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// 1
public struct BackendSearchParameters {
    var q: String?
    var disjunctiveFacets: [String]?
}
public struct BackendSearchResults {
    var total: Int
    var hits: [[String: Any]]
}

// 2
public class BackendImplementation: SearchClient<BackendSearchParameters, BackendSearchResults> {

    // 3
    public override func map(query: Query) -> BackendSearchParameters {
        let queryText = query.query

        return BackendSearchParameters(q: queryText, disjunctiveFacets: nil)
    }

    // 4
    public override func map(query: Query, disjunctiveFacets: [String], refinements: [String : [String]]) -> BackendSearchParameters {
        let queryText = query.query

        return BackendSearchParameters(q: queryText, disjunctiveFacets: disjunctiveFacets)
    }

    // 5
    public override func map(results: BackendSearchResults) -> SearchResults {
        let nbHits = results.total
        let hits = results.hits

        // 6
        let categoryFacet = ["chairs": 10, "tables": 15]
        let facets = ["category": categoryFacet]
        let extraContent = ["facets": facets]

        return SearchResults(nbHits: nbHits, hits: hits, extraContent: extraContent)
    }

    // 7
    public override func search(_ query: BackendSearchParameters, searchResultsHandler: @escaping SearchResultsHandler) {

        let queryText = query.q ?? ""

        Alamofire.request("https://yourbackend.com/search?q=\(queryText)").responseJSON { responseJson in

            if let json = responseJson.result.value as? [String: Any] {
                do {

                    let hitsJson = json["hits"] as! [String: Any]
                    let total = hitsJson["total"] as! Int
                    let hits = hitsJson["hits"] as! [[String: Any]]

                    let backendSearchResults = BackendSearchResults(total: total, hits: hits)

                    // 8
                    searchResultsHandler(backendSearchResults, nil)

                } catch let error {
                    searchResultsHandler(nil, error)
                }
            }
        }

    }
}

1- Create your models that will hold the query parameters and results that you need in order to make your custom backend call.

2- Create your class that inherits from SearchClient. Use your 2 models created in 1 for the generics of that class. This will ensure strong typing and good practices throughout this implementation.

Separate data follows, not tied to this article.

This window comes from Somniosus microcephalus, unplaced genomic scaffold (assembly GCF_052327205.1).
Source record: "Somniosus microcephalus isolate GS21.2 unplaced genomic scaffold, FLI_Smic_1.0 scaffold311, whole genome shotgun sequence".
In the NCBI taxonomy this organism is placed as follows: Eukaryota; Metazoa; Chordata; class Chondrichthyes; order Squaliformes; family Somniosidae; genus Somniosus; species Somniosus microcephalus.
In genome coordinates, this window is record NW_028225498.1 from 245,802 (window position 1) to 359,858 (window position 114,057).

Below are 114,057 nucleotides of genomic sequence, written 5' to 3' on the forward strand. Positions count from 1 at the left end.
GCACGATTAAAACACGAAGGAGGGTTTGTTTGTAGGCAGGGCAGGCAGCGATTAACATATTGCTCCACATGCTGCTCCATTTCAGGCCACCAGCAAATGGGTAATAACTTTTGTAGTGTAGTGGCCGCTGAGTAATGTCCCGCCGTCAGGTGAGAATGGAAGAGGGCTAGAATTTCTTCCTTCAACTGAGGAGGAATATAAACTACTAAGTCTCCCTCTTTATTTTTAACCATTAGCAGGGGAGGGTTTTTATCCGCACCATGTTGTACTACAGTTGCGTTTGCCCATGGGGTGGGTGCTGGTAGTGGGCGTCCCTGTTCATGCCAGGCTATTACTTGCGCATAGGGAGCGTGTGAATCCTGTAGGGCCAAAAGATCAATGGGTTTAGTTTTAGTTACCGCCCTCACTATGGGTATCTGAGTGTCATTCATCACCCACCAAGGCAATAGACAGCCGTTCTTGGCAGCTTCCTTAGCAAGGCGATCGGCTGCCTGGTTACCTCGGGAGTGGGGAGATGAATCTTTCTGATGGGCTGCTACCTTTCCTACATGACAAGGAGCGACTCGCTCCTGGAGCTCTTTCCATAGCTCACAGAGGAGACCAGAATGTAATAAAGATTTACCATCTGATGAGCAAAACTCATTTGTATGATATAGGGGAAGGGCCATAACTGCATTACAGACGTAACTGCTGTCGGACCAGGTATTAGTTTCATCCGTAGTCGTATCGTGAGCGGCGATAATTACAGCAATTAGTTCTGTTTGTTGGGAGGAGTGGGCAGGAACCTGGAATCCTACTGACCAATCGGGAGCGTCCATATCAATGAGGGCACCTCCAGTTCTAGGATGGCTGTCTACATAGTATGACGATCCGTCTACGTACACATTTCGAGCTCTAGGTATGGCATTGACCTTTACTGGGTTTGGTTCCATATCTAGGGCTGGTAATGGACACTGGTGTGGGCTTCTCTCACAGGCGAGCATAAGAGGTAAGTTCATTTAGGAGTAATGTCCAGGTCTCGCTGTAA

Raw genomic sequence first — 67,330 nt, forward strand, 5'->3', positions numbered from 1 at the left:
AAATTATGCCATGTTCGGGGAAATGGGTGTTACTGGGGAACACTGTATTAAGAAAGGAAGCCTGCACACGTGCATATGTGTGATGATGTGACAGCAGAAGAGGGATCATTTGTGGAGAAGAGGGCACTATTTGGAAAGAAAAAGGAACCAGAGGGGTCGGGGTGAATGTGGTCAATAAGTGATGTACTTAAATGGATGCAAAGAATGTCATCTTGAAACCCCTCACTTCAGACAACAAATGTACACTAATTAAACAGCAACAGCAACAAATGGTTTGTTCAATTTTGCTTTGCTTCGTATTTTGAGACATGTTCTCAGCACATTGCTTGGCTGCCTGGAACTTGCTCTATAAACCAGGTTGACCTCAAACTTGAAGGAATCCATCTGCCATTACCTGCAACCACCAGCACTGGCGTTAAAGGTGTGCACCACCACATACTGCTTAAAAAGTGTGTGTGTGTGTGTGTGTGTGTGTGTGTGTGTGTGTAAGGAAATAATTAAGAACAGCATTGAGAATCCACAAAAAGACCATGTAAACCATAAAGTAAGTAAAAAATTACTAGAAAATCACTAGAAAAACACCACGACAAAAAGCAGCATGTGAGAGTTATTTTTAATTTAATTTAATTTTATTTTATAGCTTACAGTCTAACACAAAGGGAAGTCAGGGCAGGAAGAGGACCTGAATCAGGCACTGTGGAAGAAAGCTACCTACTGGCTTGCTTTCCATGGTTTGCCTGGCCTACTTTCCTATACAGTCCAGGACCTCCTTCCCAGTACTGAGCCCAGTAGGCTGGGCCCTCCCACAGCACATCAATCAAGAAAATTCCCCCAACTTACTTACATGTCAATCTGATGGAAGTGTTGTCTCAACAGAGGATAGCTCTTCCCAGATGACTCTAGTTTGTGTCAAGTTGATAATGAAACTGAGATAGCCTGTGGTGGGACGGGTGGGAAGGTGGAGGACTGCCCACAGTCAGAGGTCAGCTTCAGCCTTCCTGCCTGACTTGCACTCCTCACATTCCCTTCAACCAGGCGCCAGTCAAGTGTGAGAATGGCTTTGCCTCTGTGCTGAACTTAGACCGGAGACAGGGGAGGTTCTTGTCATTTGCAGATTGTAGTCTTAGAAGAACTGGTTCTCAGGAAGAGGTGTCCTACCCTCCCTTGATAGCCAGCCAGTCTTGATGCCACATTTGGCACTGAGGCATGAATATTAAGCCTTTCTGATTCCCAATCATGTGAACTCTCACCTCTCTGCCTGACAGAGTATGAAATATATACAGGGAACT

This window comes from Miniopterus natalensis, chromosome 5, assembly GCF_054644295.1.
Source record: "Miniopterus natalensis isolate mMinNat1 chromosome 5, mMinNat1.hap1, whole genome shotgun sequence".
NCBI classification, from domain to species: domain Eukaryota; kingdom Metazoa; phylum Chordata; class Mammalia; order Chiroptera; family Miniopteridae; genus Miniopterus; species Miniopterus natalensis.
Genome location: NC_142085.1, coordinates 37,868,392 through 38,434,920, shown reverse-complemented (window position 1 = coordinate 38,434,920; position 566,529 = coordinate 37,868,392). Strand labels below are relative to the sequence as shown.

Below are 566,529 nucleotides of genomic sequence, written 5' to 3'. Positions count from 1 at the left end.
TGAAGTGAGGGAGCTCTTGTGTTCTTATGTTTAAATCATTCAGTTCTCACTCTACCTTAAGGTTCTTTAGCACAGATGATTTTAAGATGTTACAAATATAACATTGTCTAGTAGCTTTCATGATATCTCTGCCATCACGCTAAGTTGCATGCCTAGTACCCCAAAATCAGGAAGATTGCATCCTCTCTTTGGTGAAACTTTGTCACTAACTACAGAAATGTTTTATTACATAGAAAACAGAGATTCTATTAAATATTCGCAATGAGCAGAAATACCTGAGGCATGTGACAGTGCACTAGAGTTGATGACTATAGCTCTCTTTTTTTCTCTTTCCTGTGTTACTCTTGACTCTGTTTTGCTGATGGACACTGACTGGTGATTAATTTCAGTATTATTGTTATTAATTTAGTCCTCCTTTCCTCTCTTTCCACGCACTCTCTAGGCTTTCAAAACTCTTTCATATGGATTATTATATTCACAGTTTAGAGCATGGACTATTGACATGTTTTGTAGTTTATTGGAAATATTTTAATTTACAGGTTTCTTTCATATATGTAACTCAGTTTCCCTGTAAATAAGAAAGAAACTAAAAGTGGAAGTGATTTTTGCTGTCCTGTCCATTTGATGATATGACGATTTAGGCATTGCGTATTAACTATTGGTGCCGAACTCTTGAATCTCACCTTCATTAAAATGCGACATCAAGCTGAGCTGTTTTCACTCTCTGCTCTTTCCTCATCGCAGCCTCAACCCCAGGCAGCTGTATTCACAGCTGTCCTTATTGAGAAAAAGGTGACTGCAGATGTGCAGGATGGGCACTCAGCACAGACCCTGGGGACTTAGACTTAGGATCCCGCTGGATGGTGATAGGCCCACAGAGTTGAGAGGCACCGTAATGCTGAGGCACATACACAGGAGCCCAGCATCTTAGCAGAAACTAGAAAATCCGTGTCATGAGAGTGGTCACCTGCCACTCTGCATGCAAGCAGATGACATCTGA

3- Implement the basic param mapper function that converts a query to your parameter model. Make sure you take all the fields you need from the query parameter.

4- Implement the advanced param mapper function. It is the same as 3, but with 2 more parameters that you can use for your call: disjunctiveFacets and refinements.

5- Implement the result mapper function that converts your result model back to an Algolia SearchResults that can be understood by InstantSearch.

6- In case you want to specify the possible facets for a refinement list, make sure you specify the facets property appropriately. In the code snippet, we just give an example, but usually you’ll want to get this data from your custom result model.

7- Implement the search method, same idea as the basic implementation. The only difference is that now it provides your custom parameter model as its parameter.

8- When you get new search results, you serialize them into your custom response model and then call the searchResultsHandler method.

Integrate the custombackend

Now the last step is to use that custombackend with InstantSearch.

In case you want to use it with InstantSearch Core only (the Searcher class):

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let index = BackendImplementation()
let searcher = Searcher(index: index)

In case you want to use it with InstantSearch with a single index:

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let index = BackendImplementation()
let searcher = Searcher(index: index)
let instantSearch = InstantSearch(searcher: searcher)

In case you want to use it with InstantSearch with multiple indices:

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let productSearchable = CustomBackendProducts()
let movieSearchable = CustomBackendMovies()
instantSearch = InstantSearch.init(searchables: [productSearchable, movieSearchable], searcherIds: [SearcherId(index: "products"), SearcherId(index: "movie")])
tableView.indices = "products,movie"

Trick to get more out of the query

One little trick you can use to get more detailed information about the query being passed as a parameter is to upcast it to a SearchParameters by doing

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let searchParameters = query as! SearchParameters

In that way, you can access higher level properties like disjunctiveFacets, facetRefinements, disjunctiveNumerics and numericRefinements. This can be useful when transforming Algolia’s Query.